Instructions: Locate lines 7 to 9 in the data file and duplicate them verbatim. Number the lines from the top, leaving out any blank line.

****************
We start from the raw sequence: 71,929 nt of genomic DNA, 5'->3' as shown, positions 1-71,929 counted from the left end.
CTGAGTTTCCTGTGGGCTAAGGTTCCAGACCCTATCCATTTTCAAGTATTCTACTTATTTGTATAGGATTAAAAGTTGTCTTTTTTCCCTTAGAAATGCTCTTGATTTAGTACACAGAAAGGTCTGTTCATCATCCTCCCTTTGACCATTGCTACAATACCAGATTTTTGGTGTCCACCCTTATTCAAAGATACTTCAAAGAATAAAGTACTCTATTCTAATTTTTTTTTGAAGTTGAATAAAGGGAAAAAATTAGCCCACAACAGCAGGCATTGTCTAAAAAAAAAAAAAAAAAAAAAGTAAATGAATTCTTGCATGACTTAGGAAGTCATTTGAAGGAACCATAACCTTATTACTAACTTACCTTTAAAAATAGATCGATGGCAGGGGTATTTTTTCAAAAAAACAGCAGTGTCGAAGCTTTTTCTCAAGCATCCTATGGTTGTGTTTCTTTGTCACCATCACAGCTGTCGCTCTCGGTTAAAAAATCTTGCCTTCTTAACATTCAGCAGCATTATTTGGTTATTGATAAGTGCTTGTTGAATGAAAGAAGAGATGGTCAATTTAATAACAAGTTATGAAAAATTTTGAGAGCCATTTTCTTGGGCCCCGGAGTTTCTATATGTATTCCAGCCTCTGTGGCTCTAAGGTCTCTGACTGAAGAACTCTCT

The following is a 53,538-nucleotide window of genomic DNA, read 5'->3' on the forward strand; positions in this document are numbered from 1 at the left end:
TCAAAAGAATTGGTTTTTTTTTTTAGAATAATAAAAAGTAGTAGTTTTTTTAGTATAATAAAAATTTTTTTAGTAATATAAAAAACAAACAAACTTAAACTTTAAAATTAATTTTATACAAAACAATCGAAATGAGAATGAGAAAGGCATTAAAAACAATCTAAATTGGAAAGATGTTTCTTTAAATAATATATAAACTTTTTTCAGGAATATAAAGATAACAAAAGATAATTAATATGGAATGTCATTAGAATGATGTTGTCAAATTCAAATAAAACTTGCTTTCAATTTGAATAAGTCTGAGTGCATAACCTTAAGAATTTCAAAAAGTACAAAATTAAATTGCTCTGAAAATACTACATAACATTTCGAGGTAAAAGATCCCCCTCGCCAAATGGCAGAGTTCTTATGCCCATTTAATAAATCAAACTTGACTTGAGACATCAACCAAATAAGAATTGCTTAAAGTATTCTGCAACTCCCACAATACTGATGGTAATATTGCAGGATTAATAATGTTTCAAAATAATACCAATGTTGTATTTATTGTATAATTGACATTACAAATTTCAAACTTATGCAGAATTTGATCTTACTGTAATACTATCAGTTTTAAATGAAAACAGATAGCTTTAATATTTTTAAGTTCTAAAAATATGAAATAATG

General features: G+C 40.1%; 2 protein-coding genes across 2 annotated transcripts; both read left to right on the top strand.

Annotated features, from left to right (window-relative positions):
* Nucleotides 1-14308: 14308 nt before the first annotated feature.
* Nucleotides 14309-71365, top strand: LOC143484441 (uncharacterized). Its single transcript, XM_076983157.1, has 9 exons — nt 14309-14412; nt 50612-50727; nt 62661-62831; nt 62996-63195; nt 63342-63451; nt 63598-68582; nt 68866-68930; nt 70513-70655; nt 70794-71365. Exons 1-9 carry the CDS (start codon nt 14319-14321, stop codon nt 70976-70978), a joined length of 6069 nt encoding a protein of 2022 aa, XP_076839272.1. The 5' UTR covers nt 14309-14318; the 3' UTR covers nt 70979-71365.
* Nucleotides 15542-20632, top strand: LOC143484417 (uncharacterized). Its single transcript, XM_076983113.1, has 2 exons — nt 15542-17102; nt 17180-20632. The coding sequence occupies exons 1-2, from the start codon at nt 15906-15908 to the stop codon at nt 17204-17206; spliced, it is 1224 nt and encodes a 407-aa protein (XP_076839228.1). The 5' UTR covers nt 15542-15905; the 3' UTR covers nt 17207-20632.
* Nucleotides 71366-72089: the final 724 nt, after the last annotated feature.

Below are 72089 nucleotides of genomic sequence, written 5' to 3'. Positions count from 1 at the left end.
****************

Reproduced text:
* Nucleotides 1-14308: 14308 nt before the first annotated feature.
* Nucleotides 14309-71365, top strand: LOC143484441 (uncharacterized). Its single transcript, XM_076983157.1, has 9 exons — nt 14309-14412; nt 50612-50727; nt 62661-62831; nt 62996-63195; nt 63342-63451; nt 63598-68582; nt 68866-68930; nt 70513-70655; nt 70794-71365. Exons 1-9 carry the CDS (start codon nt 14319-14321, stop codon nt 70976-70978), a joined length of 6069 nt encoding a protein of 2022 aa, XP_076839272.1. The 5' UTR covers nt 14309-14318; the 3' UTR covers nt 70979-71365.
* Nucleotides 15542-20632, top strand: LOC143484417 (uncharacterized). Its single transcript, XM_076983113.1, has 2 exons — nt 15542-17102; nt 17180-20632. The coding sequence occupies exons 1-2, from the start codon at nt 15906-15908 to the stop codon at nt 17204-17206; spliced, it is 1224 nt and encodes a 407-aa protein (XP_076839228.1). The 5' UTR covers nt 15542-15905; the 3' UTR covers nt 17207-20632.